Mechanical Systems • Duct Shaft Sizing • How much space required for mechanical duct chases? • Rule of Thumb – Assume 1 CFM per square foot and assume 1000 feet per minute duct velocity • Example: Suppose an AHU serves a 20,000 ft2 floorplate. The AHU is located in the basement and serves the 2nd floor. • 20,000 ft2 needs roughly 20,000 CFM or 20,000 ft3/minute • Divide 20,000 ft3/minute by 1000 feet/minute to get duct cross sectional area. • 20,000/1000 = 20 ft2 required duct area • Remember…that’s just for the supply duct! We also have a return duct, outside air duct, exhaust ducts and we need space for piping.
Electrical Systems • Transformers • Application Considerations • Near electrical service entrance, inside or outside • Generate lots of heat • Service clearance depending on voltage, 3 to 5 feet typically
Electrical Systems • Switchgear • Application Considerations • Service clearance depending on voltage, typically 3 to 5 feet
Electrical Systems • Distribution Panel boards • Application Considerations • Service clearance depending on voltage, typically 3 feet
Electrical Systems • Bus duct Risers • Application Considerations • Should not offset. Bends are large, expensive, and very difficult to install • Space is required around the bus duct to install the disconnect switches
Electrical Systems • Electrical Room Stacking • Application Considerations • Prevents offsetting of vertical power distribution such as bus ducts or cable in conduit • Increases system efficiency by reducing cabling run distances
Electrical Systems • Energy Code and Lighting Power Allowances • Application Considerations • Most code reviewers are enforcing the International Energy Efficiency Code – 2003. • 1.1 watts/ft2 for offices • 1.4 watts/ft2 for classrooms and lecture halls • 1.9 watts/ft2 for workshops areas • 0.9 watts/ft2 for corridors • This often precludes reuse of existing inefficient lighting in renovation projects. T-5 fixtures are preferred.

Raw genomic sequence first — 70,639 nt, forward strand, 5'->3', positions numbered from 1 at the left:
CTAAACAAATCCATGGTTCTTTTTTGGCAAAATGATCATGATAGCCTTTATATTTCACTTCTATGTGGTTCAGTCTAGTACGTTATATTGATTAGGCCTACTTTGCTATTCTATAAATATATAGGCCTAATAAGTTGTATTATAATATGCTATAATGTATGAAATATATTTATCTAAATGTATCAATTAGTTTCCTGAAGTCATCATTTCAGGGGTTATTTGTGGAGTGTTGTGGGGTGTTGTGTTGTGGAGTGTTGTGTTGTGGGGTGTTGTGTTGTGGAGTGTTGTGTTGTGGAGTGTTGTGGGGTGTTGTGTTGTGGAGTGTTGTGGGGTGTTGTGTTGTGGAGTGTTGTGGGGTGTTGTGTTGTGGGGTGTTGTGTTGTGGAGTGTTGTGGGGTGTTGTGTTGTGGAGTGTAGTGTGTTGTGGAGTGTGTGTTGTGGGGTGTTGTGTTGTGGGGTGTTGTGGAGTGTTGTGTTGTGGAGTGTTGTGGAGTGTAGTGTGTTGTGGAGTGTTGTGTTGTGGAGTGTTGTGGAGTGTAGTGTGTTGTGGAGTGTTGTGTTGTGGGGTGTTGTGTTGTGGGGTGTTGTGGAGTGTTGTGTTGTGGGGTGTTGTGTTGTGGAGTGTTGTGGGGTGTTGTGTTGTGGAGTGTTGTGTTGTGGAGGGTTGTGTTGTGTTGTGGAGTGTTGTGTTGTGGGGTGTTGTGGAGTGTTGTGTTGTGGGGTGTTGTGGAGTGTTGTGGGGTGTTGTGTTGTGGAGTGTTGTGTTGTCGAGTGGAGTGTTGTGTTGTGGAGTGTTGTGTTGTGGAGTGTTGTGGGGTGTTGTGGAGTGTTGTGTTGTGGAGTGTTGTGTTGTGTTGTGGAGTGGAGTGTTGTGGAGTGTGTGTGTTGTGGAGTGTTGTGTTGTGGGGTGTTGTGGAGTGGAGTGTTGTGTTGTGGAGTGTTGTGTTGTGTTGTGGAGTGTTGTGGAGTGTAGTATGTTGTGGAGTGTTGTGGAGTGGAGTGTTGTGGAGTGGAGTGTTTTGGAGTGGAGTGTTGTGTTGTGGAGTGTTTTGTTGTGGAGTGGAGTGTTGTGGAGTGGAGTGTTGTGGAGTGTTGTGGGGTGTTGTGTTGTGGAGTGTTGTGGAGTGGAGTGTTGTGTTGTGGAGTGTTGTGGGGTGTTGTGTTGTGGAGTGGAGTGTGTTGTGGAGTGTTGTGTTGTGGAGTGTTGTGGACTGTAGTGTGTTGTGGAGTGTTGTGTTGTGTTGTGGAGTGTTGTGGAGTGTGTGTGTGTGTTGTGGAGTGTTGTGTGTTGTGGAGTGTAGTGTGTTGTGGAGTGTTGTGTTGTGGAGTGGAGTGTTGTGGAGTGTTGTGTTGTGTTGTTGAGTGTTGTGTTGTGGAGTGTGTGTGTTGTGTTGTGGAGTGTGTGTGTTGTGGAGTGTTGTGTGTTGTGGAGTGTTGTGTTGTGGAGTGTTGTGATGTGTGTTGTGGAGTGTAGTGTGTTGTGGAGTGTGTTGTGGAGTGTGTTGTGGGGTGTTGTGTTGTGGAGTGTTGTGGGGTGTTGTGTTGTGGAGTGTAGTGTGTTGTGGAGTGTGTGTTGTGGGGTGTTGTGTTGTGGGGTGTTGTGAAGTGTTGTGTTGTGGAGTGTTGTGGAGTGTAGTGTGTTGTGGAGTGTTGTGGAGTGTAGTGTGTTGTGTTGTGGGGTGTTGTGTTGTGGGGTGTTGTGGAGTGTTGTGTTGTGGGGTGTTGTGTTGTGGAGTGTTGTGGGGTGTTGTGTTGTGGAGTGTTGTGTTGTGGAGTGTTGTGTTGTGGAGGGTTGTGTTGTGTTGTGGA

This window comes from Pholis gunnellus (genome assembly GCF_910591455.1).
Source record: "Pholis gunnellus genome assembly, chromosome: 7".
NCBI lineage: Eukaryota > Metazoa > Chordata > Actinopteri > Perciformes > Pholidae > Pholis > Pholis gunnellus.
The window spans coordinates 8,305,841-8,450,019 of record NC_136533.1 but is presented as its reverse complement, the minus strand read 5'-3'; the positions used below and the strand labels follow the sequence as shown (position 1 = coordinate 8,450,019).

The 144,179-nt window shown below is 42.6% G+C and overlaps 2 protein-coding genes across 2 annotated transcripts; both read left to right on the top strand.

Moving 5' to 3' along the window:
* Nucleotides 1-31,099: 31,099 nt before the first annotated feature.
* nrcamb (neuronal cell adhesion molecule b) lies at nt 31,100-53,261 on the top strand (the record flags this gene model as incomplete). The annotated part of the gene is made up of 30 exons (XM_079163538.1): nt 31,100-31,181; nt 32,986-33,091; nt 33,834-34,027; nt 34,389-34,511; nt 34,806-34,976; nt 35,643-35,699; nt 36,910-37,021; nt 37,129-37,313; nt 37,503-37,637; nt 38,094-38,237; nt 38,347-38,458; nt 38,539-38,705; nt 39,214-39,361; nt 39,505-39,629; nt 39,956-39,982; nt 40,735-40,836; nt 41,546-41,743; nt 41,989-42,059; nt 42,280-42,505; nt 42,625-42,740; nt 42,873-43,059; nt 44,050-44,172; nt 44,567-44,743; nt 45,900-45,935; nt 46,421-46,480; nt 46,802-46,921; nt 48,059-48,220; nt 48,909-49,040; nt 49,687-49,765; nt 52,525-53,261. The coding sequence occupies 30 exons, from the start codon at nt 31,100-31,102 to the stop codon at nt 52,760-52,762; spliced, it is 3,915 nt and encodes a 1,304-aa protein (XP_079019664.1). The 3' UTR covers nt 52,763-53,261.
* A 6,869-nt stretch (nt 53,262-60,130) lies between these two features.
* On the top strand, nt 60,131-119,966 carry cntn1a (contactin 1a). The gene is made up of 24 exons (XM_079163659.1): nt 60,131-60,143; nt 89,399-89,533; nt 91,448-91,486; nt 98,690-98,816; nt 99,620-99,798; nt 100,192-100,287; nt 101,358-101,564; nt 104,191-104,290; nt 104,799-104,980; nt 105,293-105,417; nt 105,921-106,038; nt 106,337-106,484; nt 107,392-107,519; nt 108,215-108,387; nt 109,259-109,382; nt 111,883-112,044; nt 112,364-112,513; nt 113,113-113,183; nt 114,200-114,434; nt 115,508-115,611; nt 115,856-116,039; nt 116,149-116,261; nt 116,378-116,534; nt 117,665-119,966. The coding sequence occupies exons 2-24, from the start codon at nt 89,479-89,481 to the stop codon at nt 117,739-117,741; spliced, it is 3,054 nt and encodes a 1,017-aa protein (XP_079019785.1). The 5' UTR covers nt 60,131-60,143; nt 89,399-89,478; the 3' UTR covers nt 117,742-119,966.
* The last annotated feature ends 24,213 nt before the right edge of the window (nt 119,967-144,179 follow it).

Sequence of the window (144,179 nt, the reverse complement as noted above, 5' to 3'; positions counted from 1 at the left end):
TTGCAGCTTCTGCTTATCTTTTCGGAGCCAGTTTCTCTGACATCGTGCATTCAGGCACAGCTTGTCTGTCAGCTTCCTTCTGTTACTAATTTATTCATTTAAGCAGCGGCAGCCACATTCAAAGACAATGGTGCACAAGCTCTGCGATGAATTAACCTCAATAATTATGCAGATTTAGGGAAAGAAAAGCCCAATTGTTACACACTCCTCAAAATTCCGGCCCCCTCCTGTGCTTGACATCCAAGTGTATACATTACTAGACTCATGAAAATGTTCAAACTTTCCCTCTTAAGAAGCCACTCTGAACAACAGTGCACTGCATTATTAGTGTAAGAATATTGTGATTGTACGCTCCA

Plumbing Systems • Plumbing Piping Note: Drains sloped at 1/4” to 1/8” per foot of run depending on size Hubless Sanitary Vent Piping Hubless Sanitary Drain Piping Storm Drain Piping Insulated Domestic Cold Water Piping
Plumbing Systems • Double Check Backflow Preventers • Application Considerations • Used to prevent contamination of city water supply • Installed at water service entrance to building • Typically require a floor drain • Must be accessible for inspection and repair
Plumbing Systems • Roof Drains • Application Considerations • If parapet wall is installed, a secondary drain path must be provided to discharge above grade. Use scuppers or internal secondary system which is very costly. • Must drain by gravity
Plumbing Systems • Toilet Room Stacking • Should stack to minimize drainage stack offsets. • Drainage stack offsets (a bend greater than 45o) must be separately vented, increasing cost and required space • Venting is required to prevent backpressure in the piping, which will prevent proper draining
Plumbing Systems • Toilet Room Stacking • Venting an offset
Plumbing Systems • Stormwater Harvesting http://www.constructionresources.com/images/products/services/rainwater_system.jpg
MEP Introduction • Questions?